How they messed up became part of the ‘Typical City’ DNA of the club that always seemed to plague the Blues in the late 70s to 2010s (and occasionally has reared its head since then but thankfully not that often these days).
The first leg of the quarter final occurred on 7th March 1979, before a 39,005 crowd at Maine Road and the City team was: Corrigan; Donachie, Power, Reid, Watson, Booth, Channon, Viljoen, Kidd, Hartford & Barnes.
Believe it or not (this may surprise a modern audience but leading clubs often did what I’m about to say) Liverpool, in particular Bob Paisley, had spent considerable time helping the Blues prepare for this match by providing vital information on the West German side. Liverpool had faced Mönchengladbach on five occasions, the most famous was the 1977 European Cup final and the most recent being in the 1978 European Cup semi-final. Paisley told City that the game would be tough, and outlined the players to watch. He also suggested that Dave Watson and Tommy Booth might be the key men in City’s side as the Germans seemed to lack ability to attack the ball in the air.
In the 1977 European Cup final, Liverpool had defeated Mönchengladbach by playing to the strengths of players like Tommy Smith and Paisley felt City should do the same. The first leg saw Malcolm Allison, who had returned to the Blues in January as the self-styled ‘coaching overlord’, perform one of his many shock moves when Nicky Reid was thrust in to the spotlight at the age of 18 for his debut. Allison selected him to mark Allan Simonsen. It was an amazing selection at the time, but Reid did enough to justify Allison’s bold move.
Mike Channon, who was rumoured to be unhappy at the Club, managed to give the Blues a 1-0 lead. Unfortunately, the highly disciplined Mönchengladbach kept the pressure on and managed to snatch an equaliser and the often vital away goal.
The second leg of the tie took place 13 days later, on 20th March 1979 watched by around 30,000. The City team was: Corrigan; Donachie, Power, Viljoen, Watson, Booth, Channon, Reid (Deyna), Henry, Hartford & Barnes
Nicky Reid retained his place for the second leg (but still didn’t make his League debut until eleven days later when he scored against Ipswich). He was clearly a talented player but his arrival in the heat of European competition without even making an appearance in the League did raise many questions about the way Malcolm Allison was influencing things. Reid went on to captain the Blues to the FA Youth Cup final the following May, and was voted City’s young player of the year.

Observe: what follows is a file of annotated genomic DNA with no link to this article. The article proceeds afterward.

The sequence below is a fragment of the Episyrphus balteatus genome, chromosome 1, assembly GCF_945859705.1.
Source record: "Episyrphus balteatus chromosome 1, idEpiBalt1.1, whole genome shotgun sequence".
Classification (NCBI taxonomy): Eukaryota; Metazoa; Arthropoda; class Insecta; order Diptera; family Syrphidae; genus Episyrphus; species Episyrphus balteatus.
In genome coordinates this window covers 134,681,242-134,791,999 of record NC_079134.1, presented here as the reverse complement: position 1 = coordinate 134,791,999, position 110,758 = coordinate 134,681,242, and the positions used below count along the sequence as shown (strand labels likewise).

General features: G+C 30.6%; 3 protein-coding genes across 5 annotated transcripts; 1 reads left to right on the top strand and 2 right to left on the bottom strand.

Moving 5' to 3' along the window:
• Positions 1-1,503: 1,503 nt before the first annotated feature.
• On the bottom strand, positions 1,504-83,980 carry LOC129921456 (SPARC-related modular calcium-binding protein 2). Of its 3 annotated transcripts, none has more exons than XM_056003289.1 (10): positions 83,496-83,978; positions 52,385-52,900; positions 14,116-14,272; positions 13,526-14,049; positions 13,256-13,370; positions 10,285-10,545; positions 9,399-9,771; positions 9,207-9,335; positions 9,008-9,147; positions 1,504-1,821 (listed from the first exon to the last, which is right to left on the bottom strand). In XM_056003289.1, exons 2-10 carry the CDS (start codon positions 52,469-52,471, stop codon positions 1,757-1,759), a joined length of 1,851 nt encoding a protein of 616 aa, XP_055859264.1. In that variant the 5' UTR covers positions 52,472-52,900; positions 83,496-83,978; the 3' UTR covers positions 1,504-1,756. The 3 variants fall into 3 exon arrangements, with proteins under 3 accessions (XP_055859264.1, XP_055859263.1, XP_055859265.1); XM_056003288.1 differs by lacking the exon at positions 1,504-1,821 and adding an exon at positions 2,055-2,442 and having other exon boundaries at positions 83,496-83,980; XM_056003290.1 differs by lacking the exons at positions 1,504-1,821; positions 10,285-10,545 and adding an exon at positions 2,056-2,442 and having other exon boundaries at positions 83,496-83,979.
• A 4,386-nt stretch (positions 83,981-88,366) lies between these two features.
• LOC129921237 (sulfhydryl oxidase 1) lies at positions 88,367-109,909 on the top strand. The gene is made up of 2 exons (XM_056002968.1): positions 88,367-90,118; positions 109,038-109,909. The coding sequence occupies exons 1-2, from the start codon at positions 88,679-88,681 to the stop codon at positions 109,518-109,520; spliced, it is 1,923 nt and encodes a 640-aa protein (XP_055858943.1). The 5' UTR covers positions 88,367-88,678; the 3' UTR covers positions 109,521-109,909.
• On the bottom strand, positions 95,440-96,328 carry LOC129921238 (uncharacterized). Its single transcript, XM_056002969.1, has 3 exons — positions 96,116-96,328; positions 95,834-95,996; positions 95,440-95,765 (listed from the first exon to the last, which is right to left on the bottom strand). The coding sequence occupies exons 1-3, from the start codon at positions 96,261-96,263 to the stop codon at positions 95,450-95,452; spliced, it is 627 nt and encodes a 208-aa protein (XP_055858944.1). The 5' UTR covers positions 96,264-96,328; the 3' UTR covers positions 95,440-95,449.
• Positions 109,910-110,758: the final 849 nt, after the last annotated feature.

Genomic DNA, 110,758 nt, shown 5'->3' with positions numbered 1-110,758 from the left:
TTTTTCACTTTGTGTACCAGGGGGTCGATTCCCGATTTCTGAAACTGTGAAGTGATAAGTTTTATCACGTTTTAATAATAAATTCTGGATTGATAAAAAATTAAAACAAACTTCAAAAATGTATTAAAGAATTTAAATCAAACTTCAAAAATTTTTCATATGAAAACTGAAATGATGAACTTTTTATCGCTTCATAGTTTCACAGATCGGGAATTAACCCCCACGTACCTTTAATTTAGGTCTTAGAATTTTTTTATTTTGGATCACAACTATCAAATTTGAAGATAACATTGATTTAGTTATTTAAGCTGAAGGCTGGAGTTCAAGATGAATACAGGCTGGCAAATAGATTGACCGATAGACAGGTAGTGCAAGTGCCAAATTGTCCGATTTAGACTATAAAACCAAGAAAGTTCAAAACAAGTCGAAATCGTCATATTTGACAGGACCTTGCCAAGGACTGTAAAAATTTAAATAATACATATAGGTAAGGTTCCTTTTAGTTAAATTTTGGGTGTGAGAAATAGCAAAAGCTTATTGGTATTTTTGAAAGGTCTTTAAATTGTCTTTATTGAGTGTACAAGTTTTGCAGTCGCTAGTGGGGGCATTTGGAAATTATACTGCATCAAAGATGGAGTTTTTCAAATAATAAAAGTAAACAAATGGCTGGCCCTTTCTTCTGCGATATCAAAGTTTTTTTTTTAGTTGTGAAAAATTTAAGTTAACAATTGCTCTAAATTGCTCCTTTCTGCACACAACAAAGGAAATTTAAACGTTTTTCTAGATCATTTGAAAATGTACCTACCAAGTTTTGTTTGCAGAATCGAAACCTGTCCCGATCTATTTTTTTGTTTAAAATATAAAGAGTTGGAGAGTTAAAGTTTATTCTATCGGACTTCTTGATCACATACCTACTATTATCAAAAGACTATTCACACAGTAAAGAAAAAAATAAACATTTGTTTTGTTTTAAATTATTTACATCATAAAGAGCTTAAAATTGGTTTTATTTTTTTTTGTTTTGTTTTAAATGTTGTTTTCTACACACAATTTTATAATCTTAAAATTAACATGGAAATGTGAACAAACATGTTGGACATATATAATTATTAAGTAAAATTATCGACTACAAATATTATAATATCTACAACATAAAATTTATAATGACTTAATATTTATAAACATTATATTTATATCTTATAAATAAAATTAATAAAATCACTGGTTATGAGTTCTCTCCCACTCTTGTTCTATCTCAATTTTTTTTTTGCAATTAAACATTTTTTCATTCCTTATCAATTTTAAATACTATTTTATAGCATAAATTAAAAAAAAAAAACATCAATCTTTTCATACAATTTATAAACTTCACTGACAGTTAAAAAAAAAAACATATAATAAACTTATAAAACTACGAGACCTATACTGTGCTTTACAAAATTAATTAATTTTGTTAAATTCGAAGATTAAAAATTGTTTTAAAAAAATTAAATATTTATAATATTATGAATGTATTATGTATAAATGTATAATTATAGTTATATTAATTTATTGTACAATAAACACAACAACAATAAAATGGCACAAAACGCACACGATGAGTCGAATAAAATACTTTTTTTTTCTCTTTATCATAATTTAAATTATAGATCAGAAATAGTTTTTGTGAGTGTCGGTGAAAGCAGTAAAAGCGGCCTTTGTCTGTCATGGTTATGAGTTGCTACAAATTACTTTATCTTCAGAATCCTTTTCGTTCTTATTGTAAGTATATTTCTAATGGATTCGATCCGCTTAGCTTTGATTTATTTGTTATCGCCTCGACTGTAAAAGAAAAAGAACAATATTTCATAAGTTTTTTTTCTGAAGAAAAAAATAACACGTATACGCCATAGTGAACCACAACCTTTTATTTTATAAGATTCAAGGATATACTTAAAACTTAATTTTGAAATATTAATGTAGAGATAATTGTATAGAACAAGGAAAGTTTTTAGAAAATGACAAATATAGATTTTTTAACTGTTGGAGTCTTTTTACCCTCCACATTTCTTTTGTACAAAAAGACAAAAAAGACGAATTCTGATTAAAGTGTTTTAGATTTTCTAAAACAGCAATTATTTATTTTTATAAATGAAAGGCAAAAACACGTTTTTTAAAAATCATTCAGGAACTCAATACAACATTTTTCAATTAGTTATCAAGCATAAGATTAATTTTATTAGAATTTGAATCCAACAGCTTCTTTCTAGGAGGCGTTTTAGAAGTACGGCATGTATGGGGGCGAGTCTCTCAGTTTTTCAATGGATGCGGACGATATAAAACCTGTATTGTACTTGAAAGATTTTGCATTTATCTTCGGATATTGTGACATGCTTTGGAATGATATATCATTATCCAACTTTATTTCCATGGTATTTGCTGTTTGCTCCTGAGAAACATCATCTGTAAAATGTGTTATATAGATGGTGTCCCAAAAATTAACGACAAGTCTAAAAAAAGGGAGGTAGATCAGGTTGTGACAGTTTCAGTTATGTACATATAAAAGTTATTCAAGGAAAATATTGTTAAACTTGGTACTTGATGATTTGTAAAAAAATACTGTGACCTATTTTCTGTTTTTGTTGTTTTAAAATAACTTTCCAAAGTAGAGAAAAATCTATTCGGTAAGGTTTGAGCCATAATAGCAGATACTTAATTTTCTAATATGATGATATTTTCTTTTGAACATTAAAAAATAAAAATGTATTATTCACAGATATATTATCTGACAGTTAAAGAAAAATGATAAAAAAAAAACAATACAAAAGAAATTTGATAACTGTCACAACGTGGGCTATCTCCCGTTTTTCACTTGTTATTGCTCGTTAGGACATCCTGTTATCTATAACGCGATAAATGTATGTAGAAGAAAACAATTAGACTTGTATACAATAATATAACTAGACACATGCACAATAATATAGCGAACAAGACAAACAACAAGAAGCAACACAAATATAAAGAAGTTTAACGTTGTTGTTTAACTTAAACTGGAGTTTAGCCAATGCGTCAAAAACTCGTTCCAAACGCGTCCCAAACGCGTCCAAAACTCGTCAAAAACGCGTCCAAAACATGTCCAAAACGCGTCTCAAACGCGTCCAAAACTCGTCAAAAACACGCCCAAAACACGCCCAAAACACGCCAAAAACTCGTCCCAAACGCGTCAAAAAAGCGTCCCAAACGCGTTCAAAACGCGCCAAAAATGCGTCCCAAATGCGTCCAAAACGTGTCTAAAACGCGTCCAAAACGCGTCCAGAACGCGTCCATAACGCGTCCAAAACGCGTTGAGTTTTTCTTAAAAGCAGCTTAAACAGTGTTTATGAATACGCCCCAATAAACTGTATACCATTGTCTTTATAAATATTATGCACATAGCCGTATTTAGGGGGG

Malcolm Allison made yet another surprise selection as Tony Henry – another reserve who up to that point had only featured in two League game (once being substituted by Kenny Clements, once coming on for Asa Hartford) – was included while experienced European campaigners Deyna, Bell, and Kidd were left on the bench with Paul Futcher.
It was not a good night at all for City and having so much experience on the bench seemed baffling to fans, the media and also most of the players. City were very much the underdogs throughout and were losing 3-0 when, late on, Reid was substituted by Deyna. The experienced Pole provided City’s only goal of the match, but it was too late and City were out of Europe.
Kenny Clements later explained to me: “I broke my leg a few weeks after Milan so that made life a bit difficult for me, but the big problem was the return of Malcolm Allison. I know he was a great coach first time at City, but second time he really did ruin everything. All the older players told me it’d be great having him back, and then when he was back they all admitted they were wrong. I think he’d become too hung up on new ideas that he forgot about the basics. I remember he used to give us homework. He’d tell us to go home and write “I must win” or “I will win” a thousand times, then the next day he’d ask us if we’d done it.
“I always used to say ‘yeah’, but some of the younger, more impressionable lads would produce their lists and some would even write out twice as many lines! He insisted we drank coffee before a game to keep us alert, and brought in lots of motivational people. It didn’t motivate me I’m afraid!
“By the time of the next UEFA match (Mönchengladbach) I was fit but didn’t start, and then for the second leg both Brian Kidd and I had to sit it out while Nicky Reid made his debut marking one of the greatest players of all time. When we were two goals down Kiddo threw his shirt at Allison in anger.”
For many connected with City Mönchengladbach became the game that would be quoted when they discussed how things had changed following Allison’s return. Tony Book had developed a good team with a nice blend of young up-and-coming talent, like Peter Barnes (who was still only 21 but an exciting England winger), with the older experienced internationals like Dave Watson, Brian Kidd, Asa Hartford. Book’s team had been runners up to Liverpool in 1977 and had impressed with many great individual victories since then, especially that Milan victory of course, but the return of Malcolm Allison changed the dynamics at the club.